Plot: A sailing excursion takes an unexpected turn when a group of teens find themselves forced to shore, as their sea vessel has started to take on water and of course, they do not wish to sink. Back on dry land, the friends are relieved to find a hotel close at hand, but upon closer inspection, it appears the place is abandoned. Not just that, but the hotel is decorated for a New Year’s bash and since it happens to be summertime, that adds to the odd situation. As the group explores the hotel, things get even stranger and soon, it becomes clear there is something wrong, perhaps even supernatural happening by the seashore. As the situation escalates into all out chaos, can anyone uncover the truth about this eerie hotel?

Entertainment Value: I love this movie. Bloody New Year is a constant flow of total madness and bizarre moments, the kind of movie that you can’t often believe and even often comprehend what is happening on screen. A lot of films can manage that for a little while or a few scenes, but Bloody New Year uncorks consistent, mind twisting scenes that are immense fun to watch. If you could predict all the shit that happens in this one the first time you watch, you might be the world’s best psychic, because there is a lot of out of left field chaos here. I found most of the odd choices to be hilarious or at least so offbeat that I had to take a second to process, but even the less memorable twists and turns are at least interesting to watch. Of course, if you need a serious, rational kind of horror narrative, Bloody New Year will frustrate you to no end, as little to nothing makes even basic sense in this one. The performances are over the top, the pace is super brisk, and the entertainment value never dips, so this is a wild ride that delivers on surreal, blind side style good times. If you’re a fan of 80s horror, cult cinema, or bizarre movies in general, this one is highly recommended.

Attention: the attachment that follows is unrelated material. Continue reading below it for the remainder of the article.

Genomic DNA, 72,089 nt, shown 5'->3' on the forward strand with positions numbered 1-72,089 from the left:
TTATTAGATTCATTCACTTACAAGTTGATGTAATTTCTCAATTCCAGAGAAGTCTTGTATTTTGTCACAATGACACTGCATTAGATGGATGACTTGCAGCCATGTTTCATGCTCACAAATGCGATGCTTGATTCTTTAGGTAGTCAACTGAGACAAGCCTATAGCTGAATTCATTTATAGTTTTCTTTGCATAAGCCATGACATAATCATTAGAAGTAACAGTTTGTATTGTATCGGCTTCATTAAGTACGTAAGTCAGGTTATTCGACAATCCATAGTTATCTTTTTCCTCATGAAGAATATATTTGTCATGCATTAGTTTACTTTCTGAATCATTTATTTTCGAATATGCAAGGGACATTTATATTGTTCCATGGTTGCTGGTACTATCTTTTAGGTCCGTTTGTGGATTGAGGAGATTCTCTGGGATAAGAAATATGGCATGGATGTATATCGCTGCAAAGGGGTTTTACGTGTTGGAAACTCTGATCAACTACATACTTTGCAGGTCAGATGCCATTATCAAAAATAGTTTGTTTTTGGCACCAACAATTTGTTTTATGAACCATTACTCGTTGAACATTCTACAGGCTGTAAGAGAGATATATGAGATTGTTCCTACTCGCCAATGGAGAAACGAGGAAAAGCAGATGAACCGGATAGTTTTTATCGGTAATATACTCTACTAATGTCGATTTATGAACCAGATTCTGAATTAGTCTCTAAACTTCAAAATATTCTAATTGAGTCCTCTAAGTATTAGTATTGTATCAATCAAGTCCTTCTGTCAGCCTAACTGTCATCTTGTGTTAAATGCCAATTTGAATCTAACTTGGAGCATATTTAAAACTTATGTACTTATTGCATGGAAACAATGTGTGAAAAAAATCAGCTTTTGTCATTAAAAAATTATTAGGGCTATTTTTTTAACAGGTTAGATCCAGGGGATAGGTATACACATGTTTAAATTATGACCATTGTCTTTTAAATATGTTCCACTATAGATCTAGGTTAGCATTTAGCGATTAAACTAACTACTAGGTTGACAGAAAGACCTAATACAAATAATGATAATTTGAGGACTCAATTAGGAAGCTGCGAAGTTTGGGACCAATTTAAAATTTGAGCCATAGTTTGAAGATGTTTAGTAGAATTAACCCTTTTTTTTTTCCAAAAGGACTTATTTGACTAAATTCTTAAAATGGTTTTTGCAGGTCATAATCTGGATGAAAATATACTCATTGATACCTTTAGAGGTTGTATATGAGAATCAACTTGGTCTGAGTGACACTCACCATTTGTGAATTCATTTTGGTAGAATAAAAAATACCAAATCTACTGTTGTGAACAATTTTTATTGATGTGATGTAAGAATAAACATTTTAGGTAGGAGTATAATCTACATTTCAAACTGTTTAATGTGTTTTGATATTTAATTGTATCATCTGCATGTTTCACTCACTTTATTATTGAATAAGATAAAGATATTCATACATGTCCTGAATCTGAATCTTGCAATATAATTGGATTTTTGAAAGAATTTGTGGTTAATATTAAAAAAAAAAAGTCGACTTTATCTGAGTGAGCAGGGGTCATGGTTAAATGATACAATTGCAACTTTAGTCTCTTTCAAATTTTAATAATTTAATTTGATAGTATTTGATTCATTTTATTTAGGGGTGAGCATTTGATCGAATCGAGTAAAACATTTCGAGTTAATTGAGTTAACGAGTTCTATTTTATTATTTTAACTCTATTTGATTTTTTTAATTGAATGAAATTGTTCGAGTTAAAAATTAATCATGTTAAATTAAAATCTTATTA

This movie has horny teens and even a bubble bath sequence, but no sleaze to speak of sneaks into the picture. But there is a good amount of low rent, often ridiculous gore to speak of and that includes several limbs severed in various ways. The violence is more camp than horrific, but it is a lot of fun to watch and the low fi special effects just make it all the more magical. There’s also some fun visual tricks and non violence related effects that ramp up the good times, from the girl who sucked into the elevator to the off the wall seaweed creature that shows up at one point. This also covers some wild makeup effects that pop up throughout the later scenes, oddball and cheap as hell, but somehow still quite cool. The low rent elements work in the film’s favor, adding fun and camp to an already outlandish, brain punching picture. The dialogue gets overshadowed by the sheer wackiness of the visuals and narrative twists, but the performances are often silly and fun to watch. You’d think with the rest of the lunacy on deck, there’d be a wealth of outrageous lines, but no such luck. As for general craziness however, buckle up, as this is wall to wall head scratching moments. It almost feels like perhaps you have suffered a head injury or blacked out, as so little of what happens makes sense and things just never go down a coherent path. But that is what makes Bloody New Year such a fun ride, without question.

Nudity: 0/10

Blood: 4/10

Dialogue: 1/10

Overall Insanity: 7/10

The Disc: Vinegar Syndrome’s Blu-ray release sports a new 2k restoration of the best available materials, as the original negative was destroyed and even the best print had extensive damage present. The disc warns us of the inherent flaws, but VS has done some remarkable work here and the movie looks fantastic, light years better than the old Redemption DVD. Most scenes look much sharper and more refined, with good color and contrast throughout. The damage is evident and heavy in some instances, but for what it is, VS has gone above and beyond with this treatment. The disc includes an informative, consistent audio commentary from director Norman J. Warren.